But is it the right investment? Sales of electric vehicles are in a state of decline and a number of debates surround the long-term viability and true cost of the technology.

And whilst Gamesa can claim it’s making reasonable investments into international emerging markets – something epitomised by its commitment to India – where does that leave Spain? A question that is particularly pertinent given the recent changes in Government.

As we discussed in December, Spain still has a number of issues to address in order to safeguard the future of its renewable energy sector and candidly, it hasn't got much money in the pot to do it.

Therefore, while the local markets will no doubt applaud Gamesa’s investment, questions remain about whether, for one of the world’s most ambitious turbine manufacturers, it’s a diversification too far?

Diversity. Often seen as an inherently good thing. Businesses with diverse portfolios can often hedge against losses and de-risk core operations.

Maybe that’s what was on Gamesa’s mind following its announcement this week to take a 20% stake in an electrical vehicle firm. Sounds good for Gamesa – sounds even better for N2S, the start-up firm in question.

Gamesa explains that the decision was made to naturally complement the charging station equipment it manufacturers as well as enhancing its investments across other green technologies.

In a turbulent time for European turbine manufacturers (see Vestas’ latest financial report for details) under pressure from Chinese competitors, and an as yet uncertain climate in the US, diversifying into products and services away from turbines seems like a sensible option.

And whilst it’s a fair bet that the European turbine makers will live to sell another year, it’s likely that they’ll be selling to a larger, but much more competitive market.

But is it the right investment? Sales of electric vehicles are in a state of decline and a number of debates surround the long-term viability and true cost of the technology.

And whilst Gamesa can claim it’s making reasonable investments into international emerging markets – something epitomised by its commitment to India – where does that leave Spain? A question that is particularly pertinent given the recent changes in Government.

As we discussed in December, Spain still has a number of issues to address in order to safeguard the future of its renewable energy sector and candidly, it hasn't got much money in the pot to do it.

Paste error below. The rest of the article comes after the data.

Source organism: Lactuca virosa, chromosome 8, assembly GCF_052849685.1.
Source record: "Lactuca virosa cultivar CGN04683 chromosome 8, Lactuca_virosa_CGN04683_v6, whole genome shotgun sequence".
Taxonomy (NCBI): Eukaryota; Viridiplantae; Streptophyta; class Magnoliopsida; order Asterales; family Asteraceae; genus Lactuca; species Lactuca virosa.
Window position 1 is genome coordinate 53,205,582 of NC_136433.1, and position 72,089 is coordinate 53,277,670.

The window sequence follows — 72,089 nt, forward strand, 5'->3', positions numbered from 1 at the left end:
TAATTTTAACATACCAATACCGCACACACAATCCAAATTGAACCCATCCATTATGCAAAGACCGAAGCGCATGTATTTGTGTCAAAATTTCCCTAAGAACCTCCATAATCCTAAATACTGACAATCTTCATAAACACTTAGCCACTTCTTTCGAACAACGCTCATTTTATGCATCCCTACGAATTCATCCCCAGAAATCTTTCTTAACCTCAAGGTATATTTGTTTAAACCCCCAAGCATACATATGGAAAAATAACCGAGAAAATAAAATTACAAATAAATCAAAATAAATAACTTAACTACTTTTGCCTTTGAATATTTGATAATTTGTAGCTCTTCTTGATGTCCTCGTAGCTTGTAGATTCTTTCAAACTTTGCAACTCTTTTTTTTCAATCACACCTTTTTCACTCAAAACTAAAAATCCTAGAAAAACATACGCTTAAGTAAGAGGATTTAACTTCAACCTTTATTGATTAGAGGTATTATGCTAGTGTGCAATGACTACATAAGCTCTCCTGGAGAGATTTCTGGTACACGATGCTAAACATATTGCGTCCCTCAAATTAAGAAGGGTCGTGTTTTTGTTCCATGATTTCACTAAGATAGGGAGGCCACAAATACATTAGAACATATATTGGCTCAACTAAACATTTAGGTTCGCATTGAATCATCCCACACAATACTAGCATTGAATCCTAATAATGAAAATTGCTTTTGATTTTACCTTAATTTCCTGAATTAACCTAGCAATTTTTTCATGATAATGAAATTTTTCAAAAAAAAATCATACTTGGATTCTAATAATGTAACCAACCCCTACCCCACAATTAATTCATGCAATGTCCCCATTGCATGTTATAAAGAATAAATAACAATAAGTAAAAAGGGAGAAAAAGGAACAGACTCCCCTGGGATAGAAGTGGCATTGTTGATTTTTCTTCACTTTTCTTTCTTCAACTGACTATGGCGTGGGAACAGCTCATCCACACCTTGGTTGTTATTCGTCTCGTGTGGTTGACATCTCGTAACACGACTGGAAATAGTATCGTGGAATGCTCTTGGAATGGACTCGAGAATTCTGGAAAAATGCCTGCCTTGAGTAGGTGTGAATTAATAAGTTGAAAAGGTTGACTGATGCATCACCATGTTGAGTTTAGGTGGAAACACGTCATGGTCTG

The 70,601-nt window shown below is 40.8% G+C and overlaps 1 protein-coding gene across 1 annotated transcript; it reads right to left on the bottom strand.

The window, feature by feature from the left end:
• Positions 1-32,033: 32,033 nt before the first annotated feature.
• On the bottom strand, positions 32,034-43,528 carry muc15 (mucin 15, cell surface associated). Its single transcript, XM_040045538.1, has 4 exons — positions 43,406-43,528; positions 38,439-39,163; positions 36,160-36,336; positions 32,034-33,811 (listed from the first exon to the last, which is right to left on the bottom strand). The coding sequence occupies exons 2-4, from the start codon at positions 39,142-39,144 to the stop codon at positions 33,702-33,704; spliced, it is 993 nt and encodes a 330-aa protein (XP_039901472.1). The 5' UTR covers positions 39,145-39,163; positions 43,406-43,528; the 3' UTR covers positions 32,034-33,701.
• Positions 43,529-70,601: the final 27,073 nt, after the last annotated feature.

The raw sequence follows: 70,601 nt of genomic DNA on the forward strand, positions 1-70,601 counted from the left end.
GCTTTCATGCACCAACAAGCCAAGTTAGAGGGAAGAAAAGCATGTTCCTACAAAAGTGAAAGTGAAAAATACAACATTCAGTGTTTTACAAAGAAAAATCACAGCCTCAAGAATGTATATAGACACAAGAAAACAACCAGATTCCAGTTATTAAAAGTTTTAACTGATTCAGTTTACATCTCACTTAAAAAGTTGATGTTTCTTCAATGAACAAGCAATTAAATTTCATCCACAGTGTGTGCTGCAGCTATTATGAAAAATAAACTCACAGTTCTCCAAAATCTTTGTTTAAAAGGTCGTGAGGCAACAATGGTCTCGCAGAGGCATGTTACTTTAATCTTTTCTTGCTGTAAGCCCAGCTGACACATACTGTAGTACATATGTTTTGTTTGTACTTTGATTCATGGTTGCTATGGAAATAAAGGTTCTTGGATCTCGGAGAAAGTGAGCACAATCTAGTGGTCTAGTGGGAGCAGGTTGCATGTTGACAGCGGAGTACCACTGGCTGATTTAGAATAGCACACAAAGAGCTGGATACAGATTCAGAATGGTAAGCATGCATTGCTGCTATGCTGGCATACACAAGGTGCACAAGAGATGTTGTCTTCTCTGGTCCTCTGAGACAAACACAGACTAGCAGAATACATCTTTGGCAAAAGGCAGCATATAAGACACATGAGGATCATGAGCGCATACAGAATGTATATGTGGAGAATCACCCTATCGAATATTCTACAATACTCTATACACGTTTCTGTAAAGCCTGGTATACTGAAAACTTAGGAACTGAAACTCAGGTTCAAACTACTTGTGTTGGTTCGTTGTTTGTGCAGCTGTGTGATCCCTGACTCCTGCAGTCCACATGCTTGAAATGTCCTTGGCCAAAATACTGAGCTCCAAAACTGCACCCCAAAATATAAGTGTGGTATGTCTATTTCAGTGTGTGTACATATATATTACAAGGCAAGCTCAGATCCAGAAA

Therefore, while the local markets will no doubt applaud Gamesa’s investment, questions remain about whether, for one of the world’s most ambitious turbine manufacturers, it’s a diversification too far?

Diversity. Often seen as an inherently good thing. Businesses with diverse portfolios can often hedge against losses and de-risk core operations.

Maybe that’s what was on Gamesa’s mind following its announcement this week to take a 20% stake in an electrical vehicle firm. Sounds good for Gamesa – sounds even better for N2S, the start-up firm in question.

Gamesa explains that the decision was made to naturally complement the charging station equipment it manufacturers as well as enhancing its investments across other green technologies.

In a turbulent time for European turbine manufacturers (see Vestas’ latest financial report for details) under pressure from Chinese competitors, and an as yet uncertain climate in the US, diversifying into products and services away from turbines seems like a sensible option.

And whilst it’s a fair bet that the European turbine makers will live to sell another year, it’s likely that they’ll be selling to a larger, but much more competitive market.

But is it the right investment? Sales of electric vehicles are in a state of decline and a number of debates surround the long-term viability and true cost of the technology.

And whilst Gamesa can claim it’s making reasonable investments into international emerging markets – something epitomised by its commitment to India – where does that leave Spain? A question that is particularly pertinent given the recent changes in Government.

As we discussed in December, Spain still has a number of issues to address in order to safeguard the future of its renewable energy sector and candidly, it hasn't got much money in the pot to do it.

Therefore, while the local markets will no doubt applaud Gamesa’s investment, questions remain about whether, for one of the world’s most ambitious turbine manufacturers, it’s a diversification too far?

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Not a member yet?

Become a member of the 6,500-strong A Word About Wind community today, and gain access to our premium content, exclusive lead generation and investment opportunities.